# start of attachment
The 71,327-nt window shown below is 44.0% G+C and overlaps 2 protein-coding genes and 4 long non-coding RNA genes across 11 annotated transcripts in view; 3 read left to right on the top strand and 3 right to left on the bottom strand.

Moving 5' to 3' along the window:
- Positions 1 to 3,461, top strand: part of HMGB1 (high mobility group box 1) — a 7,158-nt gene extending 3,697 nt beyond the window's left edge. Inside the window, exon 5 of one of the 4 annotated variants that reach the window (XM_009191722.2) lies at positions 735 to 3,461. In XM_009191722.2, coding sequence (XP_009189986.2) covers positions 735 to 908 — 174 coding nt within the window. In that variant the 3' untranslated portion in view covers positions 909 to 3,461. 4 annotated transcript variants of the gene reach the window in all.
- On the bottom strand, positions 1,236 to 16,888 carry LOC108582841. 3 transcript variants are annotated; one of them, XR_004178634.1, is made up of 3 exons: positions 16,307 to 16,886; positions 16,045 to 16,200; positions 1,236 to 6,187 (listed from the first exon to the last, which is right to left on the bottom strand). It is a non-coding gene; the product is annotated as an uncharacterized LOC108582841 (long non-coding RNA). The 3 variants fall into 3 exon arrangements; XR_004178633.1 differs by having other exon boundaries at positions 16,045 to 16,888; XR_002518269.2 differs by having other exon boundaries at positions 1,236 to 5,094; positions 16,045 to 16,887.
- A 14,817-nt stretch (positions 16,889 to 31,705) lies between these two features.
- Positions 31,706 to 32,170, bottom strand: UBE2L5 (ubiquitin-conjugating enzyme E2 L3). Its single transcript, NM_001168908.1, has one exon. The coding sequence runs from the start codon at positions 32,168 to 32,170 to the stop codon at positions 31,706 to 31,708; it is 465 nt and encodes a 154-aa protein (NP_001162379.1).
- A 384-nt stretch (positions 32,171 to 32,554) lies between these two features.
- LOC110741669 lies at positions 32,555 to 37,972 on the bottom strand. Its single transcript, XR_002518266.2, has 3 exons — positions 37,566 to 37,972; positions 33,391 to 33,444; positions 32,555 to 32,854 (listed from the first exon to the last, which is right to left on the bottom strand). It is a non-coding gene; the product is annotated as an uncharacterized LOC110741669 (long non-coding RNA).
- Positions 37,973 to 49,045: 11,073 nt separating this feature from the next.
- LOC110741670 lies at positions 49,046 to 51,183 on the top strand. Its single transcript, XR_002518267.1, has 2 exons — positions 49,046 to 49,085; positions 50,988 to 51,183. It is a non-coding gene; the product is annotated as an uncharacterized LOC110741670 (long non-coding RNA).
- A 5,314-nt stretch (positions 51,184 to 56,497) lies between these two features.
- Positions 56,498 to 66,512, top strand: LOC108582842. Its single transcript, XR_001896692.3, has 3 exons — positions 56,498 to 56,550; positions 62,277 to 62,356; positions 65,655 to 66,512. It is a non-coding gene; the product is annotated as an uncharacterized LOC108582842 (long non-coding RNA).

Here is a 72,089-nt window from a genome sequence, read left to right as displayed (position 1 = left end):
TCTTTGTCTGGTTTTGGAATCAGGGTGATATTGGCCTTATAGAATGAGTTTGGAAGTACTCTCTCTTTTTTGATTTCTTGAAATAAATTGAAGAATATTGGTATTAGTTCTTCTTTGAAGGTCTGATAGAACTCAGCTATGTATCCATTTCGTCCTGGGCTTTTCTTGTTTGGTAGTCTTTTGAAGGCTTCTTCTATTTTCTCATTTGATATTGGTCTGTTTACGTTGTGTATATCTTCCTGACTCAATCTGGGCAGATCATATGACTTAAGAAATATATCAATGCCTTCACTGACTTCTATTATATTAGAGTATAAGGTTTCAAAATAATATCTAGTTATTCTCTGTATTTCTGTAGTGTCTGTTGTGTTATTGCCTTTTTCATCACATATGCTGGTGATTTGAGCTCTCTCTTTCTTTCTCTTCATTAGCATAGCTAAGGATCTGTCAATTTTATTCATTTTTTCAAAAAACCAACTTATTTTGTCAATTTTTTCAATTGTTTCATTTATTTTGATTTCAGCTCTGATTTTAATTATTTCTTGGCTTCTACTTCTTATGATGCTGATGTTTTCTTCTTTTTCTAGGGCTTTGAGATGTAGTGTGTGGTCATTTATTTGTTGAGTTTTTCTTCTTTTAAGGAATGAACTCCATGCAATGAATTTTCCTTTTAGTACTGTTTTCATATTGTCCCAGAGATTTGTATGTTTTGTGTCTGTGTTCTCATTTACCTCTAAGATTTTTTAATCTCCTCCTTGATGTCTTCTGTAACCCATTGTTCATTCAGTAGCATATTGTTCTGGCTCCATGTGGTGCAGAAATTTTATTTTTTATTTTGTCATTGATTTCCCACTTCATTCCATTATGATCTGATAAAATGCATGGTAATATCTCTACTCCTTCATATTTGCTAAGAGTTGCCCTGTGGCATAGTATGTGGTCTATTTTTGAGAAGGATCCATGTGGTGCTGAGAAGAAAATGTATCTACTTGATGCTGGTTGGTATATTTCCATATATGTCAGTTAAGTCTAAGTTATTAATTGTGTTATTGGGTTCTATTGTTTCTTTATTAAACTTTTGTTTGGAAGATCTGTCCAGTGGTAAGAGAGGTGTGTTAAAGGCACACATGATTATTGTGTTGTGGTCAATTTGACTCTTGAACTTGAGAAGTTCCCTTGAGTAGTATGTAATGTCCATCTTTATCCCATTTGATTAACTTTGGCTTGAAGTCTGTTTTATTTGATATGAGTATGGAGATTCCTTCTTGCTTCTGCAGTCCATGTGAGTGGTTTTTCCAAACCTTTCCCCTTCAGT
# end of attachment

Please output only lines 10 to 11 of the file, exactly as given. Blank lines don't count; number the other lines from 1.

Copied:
- LOC110741670 lies at positions 49,046 to 51,183 on the top strand. Its single transcript, XR_002518267.1, has 2 exons — positions 49,046 to 49,085; positions 50,988 to 51,183. It is a non-coding gene; the product is annotated as an uncharacterized LOC110741670 (long non-coding RNA).
- A 5,314-nt stretch (positions 51,184 to 56,497) lies between these two features.